“It’s genuinely depressing haha. Because I asked YouTube for help with restoring my restricted video [and] I had dozens more limited. I love making videos on YouTube but this has really shown that any success on the platform can disappear on a whim,” Condren told Polygon via email.
Polygon has contacted YouTube for comment and will update the story upon response.
Content creator frustration has reached a boiling point. It’s not just about the cursing, or the fact that demonetization can retroactively apply to videos posted before such restrictions went into effect. It’s the particularities of the policy. People can still technically swear. YouTube’s policy says “occasional use of profanity” will not “necessarily” make a video “unsuitable for advertising,” like in the case of a music video. But these exceptions can make it seem like cursing is just a matter of jumping through the right hoops.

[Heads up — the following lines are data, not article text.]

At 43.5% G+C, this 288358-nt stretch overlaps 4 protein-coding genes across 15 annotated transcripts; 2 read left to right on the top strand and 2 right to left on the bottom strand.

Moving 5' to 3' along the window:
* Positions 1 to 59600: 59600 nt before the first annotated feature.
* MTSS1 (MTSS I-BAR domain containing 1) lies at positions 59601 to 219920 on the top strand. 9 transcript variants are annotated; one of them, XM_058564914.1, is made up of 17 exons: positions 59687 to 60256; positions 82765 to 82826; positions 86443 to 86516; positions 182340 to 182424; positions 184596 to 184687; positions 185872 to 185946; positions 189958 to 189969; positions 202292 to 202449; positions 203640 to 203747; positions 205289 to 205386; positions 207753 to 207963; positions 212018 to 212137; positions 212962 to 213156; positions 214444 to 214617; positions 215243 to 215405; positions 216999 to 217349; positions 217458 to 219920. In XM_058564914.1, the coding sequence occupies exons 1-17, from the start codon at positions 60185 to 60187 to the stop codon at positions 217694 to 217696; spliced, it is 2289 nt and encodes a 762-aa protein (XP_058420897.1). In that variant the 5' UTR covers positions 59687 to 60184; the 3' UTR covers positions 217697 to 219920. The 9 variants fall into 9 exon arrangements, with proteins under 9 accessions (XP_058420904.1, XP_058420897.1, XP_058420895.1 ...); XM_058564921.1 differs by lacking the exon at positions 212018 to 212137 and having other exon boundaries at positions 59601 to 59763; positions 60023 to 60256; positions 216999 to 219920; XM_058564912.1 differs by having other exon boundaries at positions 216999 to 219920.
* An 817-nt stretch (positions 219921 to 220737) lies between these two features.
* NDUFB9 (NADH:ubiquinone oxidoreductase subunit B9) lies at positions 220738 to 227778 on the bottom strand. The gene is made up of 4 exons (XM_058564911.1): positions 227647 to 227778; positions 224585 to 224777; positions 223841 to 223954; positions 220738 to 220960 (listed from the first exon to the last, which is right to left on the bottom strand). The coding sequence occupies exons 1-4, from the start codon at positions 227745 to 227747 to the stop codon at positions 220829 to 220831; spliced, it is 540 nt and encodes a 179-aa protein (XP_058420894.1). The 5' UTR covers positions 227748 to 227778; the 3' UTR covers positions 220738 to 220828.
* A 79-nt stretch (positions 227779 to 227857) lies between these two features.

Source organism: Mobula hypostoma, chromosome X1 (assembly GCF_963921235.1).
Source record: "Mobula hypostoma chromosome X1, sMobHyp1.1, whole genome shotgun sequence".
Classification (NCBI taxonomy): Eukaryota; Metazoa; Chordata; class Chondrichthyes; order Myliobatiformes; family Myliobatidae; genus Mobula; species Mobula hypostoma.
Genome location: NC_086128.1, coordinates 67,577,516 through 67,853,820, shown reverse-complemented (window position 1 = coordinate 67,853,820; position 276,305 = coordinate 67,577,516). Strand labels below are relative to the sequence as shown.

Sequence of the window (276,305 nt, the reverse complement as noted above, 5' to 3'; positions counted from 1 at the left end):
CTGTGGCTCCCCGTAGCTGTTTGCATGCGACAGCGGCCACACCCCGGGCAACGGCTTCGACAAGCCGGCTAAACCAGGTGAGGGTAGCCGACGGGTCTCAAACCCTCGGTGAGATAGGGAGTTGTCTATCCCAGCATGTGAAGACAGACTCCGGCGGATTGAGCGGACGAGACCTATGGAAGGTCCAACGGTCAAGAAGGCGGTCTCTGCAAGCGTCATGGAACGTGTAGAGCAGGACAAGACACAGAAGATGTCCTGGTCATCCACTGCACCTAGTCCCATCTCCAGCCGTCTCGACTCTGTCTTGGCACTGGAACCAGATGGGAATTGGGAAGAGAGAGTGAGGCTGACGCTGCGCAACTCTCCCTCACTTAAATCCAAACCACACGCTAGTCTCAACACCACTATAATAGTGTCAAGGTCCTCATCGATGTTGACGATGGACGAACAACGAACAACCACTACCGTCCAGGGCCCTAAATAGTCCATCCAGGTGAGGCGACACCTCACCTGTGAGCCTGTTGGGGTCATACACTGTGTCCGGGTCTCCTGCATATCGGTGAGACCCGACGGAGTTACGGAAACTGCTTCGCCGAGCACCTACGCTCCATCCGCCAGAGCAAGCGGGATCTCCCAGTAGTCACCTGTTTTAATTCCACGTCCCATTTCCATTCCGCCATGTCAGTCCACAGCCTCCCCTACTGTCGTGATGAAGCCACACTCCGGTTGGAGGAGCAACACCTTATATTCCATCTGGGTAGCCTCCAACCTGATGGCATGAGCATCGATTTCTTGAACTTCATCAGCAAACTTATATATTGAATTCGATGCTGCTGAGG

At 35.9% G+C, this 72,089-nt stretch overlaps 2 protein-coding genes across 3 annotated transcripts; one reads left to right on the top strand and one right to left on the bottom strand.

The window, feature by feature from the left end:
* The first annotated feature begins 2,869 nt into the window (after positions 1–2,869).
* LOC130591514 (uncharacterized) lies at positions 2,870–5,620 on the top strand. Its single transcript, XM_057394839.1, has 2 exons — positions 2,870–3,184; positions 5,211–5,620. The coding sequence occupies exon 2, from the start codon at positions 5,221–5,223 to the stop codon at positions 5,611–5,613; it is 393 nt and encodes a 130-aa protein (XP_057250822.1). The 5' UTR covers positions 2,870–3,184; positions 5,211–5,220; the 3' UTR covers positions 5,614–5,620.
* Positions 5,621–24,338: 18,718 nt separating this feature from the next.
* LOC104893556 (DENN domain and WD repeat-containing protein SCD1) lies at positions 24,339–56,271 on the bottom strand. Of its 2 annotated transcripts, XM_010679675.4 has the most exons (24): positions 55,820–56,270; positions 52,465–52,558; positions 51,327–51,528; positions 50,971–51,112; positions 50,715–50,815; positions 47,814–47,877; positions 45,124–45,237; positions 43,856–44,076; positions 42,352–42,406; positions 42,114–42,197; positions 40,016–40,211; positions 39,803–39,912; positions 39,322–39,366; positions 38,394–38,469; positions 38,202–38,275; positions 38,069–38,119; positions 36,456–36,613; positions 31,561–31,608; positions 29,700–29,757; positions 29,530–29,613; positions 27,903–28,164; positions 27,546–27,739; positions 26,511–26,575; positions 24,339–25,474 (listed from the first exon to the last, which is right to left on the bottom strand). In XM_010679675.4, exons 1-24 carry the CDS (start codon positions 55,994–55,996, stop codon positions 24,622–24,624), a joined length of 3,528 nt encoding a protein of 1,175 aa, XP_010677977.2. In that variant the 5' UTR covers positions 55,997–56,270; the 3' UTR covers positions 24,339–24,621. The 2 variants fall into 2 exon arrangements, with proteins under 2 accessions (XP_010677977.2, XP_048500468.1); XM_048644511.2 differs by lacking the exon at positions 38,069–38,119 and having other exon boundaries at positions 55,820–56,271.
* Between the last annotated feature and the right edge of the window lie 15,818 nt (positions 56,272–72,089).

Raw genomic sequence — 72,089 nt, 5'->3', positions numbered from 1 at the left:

Some creators are testing out these limits. In a short video titled “youtube is run by fools,” the voice actor and comedian gaming creator SungWon Cho, known as ProZD, notes discrepancies over the persistent lack of moderation for hateful content on the platform, while swearing became increasingly moderated. (Cho has appeared in Polygon’s video content in the past.) In his video, after passing the 15-second mark, he says, “Thank you, YouTube, you fucking donkeys,” and later adds, “What a smart policy that wasn’t ‘t created by a bunch of numbskull dumb fucks.” According to a follow-up video, the first has since not been demonetized.